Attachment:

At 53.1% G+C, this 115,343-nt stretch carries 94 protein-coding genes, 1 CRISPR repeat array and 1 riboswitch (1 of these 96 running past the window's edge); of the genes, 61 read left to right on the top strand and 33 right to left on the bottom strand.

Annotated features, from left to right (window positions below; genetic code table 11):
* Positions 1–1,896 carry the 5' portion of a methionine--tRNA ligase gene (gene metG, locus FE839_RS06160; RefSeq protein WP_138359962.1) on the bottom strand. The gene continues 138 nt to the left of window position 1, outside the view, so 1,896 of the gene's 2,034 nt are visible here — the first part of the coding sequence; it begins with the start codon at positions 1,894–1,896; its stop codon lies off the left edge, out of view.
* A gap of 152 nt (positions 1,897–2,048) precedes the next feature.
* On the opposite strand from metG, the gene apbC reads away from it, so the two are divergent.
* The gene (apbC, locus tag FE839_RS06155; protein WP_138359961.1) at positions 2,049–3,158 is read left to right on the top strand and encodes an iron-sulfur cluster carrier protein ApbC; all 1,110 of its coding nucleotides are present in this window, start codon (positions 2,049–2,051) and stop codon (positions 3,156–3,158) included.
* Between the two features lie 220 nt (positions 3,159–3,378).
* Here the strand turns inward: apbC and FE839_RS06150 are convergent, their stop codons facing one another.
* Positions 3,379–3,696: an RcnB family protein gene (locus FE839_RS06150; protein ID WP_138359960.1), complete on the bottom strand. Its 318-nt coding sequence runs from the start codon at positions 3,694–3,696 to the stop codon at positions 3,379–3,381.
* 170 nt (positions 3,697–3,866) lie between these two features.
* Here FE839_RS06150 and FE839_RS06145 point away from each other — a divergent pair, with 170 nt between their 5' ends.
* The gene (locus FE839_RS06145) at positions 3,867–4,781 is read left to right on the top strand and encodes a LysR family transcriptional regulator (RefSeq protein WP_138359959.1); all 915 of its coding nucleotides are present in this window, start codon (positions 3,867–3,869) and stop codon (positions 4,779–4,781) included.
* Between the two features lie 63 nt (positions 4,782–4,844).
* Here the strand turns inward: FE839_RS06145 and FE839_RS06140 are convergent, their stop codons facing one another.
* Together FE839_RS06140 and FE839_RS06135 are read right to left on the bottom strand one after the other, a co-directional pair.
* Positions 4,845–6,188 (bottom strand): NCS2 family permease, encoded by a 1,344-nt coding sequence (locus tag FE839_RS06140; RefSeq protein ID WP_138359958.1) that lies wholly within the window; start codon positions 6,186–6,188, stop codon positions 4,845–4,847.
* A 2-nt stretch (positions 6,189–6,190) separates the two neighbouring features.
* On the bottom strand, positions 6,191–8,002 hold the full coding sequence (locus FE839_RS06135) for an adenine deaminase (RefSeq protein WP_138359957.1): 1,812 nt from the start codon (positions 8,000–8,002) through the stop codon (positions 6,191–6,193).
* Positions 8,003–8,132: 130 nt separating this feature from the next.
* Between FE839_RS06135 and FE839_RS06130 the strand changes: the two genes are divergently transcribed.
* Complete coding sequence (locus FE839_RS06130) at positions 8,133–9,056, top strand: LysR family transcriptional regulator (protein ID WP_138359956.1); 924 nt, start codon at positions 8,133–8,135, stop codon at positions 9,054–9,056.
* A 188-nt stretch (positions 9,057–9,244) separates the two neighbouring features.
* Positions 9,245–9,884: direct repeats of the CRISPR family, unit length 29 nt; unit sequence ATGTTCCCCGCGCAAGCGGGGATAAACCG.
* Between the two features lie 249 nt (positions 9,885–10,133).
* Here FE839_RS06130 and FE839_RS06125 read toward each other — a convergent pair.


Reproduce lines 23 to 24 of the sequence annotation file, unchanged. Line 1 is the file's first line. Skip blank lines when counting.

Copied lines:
* Positions 9,245–9,884: direct repeats of the CRISPR family, unit length 29 nt; unit sequence ATGTTCCCCGCGCAAGCGGGGATAAACCG.
* Between the two features lie 249 nt (positions 9,885–10,133).